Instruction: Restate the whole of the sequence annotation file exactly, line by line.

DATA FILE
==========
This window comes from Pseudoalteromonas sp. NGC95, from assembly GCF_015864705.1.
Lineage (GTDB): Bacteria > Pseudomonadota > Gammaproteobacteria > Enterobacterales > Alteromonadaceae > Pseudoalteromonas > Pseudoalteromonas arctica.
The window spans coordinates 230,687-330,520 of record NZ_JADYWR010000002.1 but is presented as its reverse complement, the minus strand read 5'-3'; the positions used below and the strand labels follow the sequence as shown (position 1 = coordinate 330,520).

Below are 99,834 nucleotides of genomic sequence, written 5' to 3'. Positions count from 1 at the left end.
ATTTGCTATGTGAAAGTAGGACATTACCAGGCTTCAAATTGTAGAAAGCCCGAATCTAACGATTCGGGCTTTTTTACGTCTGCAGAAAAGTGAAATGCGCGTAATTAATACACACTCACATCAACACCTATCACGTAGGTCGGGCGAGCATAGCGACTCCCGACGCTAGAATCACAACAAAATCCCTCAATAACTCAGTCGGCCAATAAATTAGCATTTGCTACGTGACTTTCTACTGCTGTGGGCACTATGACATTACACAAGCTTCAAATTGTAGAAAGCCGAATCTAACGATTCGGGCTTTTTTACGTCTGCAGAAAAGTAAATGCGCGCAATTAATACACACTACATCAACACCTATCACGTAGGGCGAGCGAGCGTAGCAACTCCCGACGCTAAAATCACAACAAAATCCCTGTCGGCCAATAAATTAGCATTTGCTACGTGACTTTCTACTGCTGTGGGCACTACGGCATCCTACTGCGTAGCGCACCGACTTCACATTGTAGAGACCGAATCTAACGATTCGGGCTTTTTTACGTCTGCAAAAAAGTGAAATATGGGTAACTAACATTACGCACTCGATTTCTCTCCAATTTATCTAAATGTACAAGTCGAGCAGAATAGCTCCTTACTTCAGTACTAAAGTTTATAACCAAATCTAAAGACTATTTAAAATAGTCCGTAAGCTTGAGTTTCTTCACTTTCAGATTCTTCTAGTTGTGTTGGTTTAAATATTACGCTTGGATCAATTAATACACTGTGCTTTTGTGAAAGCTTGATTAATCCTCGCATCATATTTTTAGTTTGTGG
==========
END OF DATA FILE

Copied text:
This window comes from Pseudoalteromonas sp. NGC95, from assembly GCF_015864705.1.
Lineage (GTDB): Bacteria > Pseudomonadota > Gammaproteobacteria > Enterobacterales > Alteromonadaceae > Pseudoalteromonas > Pseudoalteromonas arctica.
The window spans coordinates 230,687-330,520 of record NZ_JADYWR010000002.1 but is presented as its reverse complement, the minus strand read 5'-3'; the positions used below and the strand labels follow the sequence as shown (position 1 = coordinate 330,520).

Below are 99,834 nucleotides of genomic sequence, written 5' to 3'. Positions count from 1 at the left end.
ATTTGCTATGTGAAAGTAGGACATTACCAGGCTTCAAATTGTAGAAAGCCCGAATCTAACGATTCGGGCTTTTTTACGTCTGCAGAAAAGTGAAATGCGCGTAATTAATACACACTCACATCAACACCTATCACGTAGGTCGGGCGAGCATAGCGACTCCCGACGCTAGAATCACAACAAAATCCCTCAATAACTCAGTCGGCCAATAAATTAGCATTTGCTACGTGACTTTCTACTGCTGTGGGCACTATGACATTACACAAGCTTCAAATTGTAGAAAGCCGAATCTAACGATTCGGGCTTTTTTACGTCTGCAGAAAAGTAAATGCGCGCAATTAATACACACTACATCAACACCTATCACGTAGGGCGAGCGAGCGTAGCAACTCCCGACGCTAAAATCACAACAAAATCCCTGTCGGCCAATAAATTAGCATTTGCTACGTGACTTTCTACTGCTGTGGGCACTACGGCATCCTACTGCGTAGCGCACCGACTTCACATTGTAGAGACCGAATCTAACGATTCGGGCTTTTTTACGTCTGCAAAAAAGTGAAATATGGGTAACTAACATTACGCACTCGATTTCTCTCCAATTTATCTAAATGTACAAGTCGAGCAGAATAGCTCCTTACTTCAGTACTAAAGTTTATAACCAAATCTAAAGACTATTTAAAATAGTCCGTAAGCTTGAGTTTCTTCACTTTCAGATTCTTCTAGTTGTGTTGGTTTAAATATTACGCTTGGATCAATTAATACACTGTGCTTTTGTGAAAGCTTGATTAATCCTCGCATCATATTTTTAGTTTGTGG